Late last week, while on a business trip, I was engaged in a lively discussion with several colleagues about music. At one point someone at the table declared, or may have been paraphrasing a famous quote, “All great music is at its core protest music.”
At first blush you want to call B.S. on that, but then you start to think about jazz and rock and hip hop and you start to think, “that’s actually not a bad theory.” Now start thinking about music in the last 25+ years or so. With the exception of early Grunge and maybe some Radiohead, you really haven’t seen much in the way of protest music breaking into the mainstream have you? And if you are 35+ years old you probably start connecting the dots: ‘Music in the last 25 years is pretty much crap; and protest music has disappeared at the same time.’ That initial thesis is starting to sound even better!
But why, and how, have we gotten here? What are the forces at work? It’s certainly not a shortage of things to protest against, and it’s not like new music isn’t being produced. So, what gives? Why do we have plenty of Britney Spears knock-offs, but no Joan Baez’s? Where are today’s Bob Dylans and Chuck Ds?
Like most things, it’s impossible to pinpoint one factor, rather it’s an accumulation of things. You probably can identify several milestones however:
The 1980s Music Marketing Machine
The 60s and 70s were the Golden Age of protest/rebel music. From folk to punk, young people used music as the voice of their generation. Now, that’s not to say there wasn’t commercially popular music being made. Disco, Debbie Boone and plenty of other easily consumable (and marketable) music was being produced. Early rap music was born in the late-70s and survived into the next decade, but for the most part the 80s is when the marketing machine really got cranked up. Hair bands, teen bands, Madonna, MTV, Michael Jackson becoming ‘The Voice of a New Generation’ for Pepsi. Grand Master Flash and the Furious Five gave way to MC Hammer and DJ Jazzy Jeff and the Fresh Prince. The cry of sell-out started to fall on deaf ears. In fact Hip Hop subverted the whole notion, co-opting the idea of conspicuous consumption. Protest music is hard work, it’s a lot easier to just cash in. The apotheosis of this notion manifested itself in 1999, when electronic music wizard Moby released Play, the first album ever to have all of its tracks licensed for use in films, television shows, or commercials. Ironically, Play is famous for sampling Gospel, Blues and Folk music field recordings.
Telecommunications Act of 1996
The early 90s may have been the last gasp of protest music. Public Enemy released Fear of a Black Planet in 1990. Nirvana released Nevermind in 1991. Rage Against the Machine‘s self-titled debut album came out in 1992, and the politically aware Radiohead put out their first mainstream album, Pablo Honey, in 1993. In 1994 Nirvana’s lead singer Kurt Cobain committed suicide, taking rebel music with him. Two years later the Telecommunications Act of 1996 allowed companies like Clear Channel Communications to gobble up radio stations (and other media outlets), which led to a homogenization of radio as a distribution channel. This changed what got played and as a result, what type of music got made.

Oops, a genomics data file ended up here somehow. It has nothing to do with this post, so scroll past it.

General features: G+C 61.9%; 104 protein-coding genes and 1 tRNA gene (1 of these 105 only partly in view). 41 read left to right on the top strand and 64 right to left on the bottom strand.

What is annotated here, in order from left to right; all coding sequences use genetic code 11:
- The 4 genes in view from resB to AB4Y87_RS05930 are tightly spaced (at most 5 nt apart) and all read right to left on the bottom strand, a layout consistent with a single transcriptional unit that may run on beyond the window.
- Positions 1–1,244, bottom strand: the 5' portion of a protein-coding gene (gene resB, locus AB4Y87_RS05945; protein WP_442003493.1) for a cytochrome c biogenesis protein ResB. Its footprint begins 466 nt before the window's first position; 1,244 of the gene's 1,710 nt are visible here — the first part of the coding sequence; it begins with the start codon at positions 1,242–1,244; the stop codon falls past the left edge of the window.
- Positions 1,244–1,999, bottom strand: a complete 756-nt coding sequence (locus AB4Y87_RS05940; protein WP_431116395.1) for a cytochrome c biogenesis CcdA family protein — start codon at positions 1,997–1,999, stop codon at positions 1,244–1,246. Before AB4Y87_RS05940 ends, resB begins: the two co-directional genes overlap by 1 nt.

Is the new sound of protest for African-Americans, “Tweet”?
So, clearly, as a white guy who’s led a pretty privileged life I’m treading on turf that’s out of my jurisdiction, but I’ve read some things recently that I think are culturally intriguing.
Now, I don’t necessarily agree that great music is by definition protest music. Vampire Weekend, Daft Punk, Adele and others have made great albums over the last dozen years. But music that has a political message and acts as a catalyst seems to be missing. What’s the sound of Occupy Wall Street? Are we still relying on Sting (age 61) to save the Rain Forest? The most political musical effort I can recall from the last several years? Will.i.am’s song in support of Barack Obama, Yes We Can. Not sure if we can count a massively commercially successful artist putting together a campaign song for the winning candidate as a politically charged protest song though.
Harmony Holiday, writing for Bold As Love magazine writes in her piece Post-Verdict: The Acoustics Of A Coup: “I think now is a great time to think about sound, poetry, music, and listening as modes of resistance in a very literal sense, since our clearest plaintiff cries are construed as wolf cries; while our tone poems and songs dominate the airwaves.”
But is it too late for this? Has the Cultural Singularity removed the option of another NWA, or is the sound of African-American protest something different? In the wake of the Trayvon Martin verdict the media have “discovered” Black Twitter. Here, BuzzFeed contributor Shani O. Hilton breaks down the Secret Power of Black Twitter. Whether it’s Trayvon Martin or Paula Deen, Twitter has become a place for the African-American community to talk, discuss, vent and direct their emotions. CNN recently ran a piece that features Hilton and discusses the emergence of Black Twitter.
I think you can make an argument for Twitter being the voice of protest for a new generation (see Arab, Spring). The problem is, it rests on someone else’s platform, and one that is increasingly transforming into a platform for making money. Will marketers want to be on Twitter if they are always living in fear of massive protest? Protest needs to live in the dark places, the edges, at least at first. I’m not sure Twitter is that place.
Whether it’s a song or a tweet, protest – effective protest – becomes a meme. Memes aren’t necessarily tied to a specific platform or format. Perhaps the protest meme of the future will be some hybrid of GIF, song, tweet and computer virus that unites people, black and white.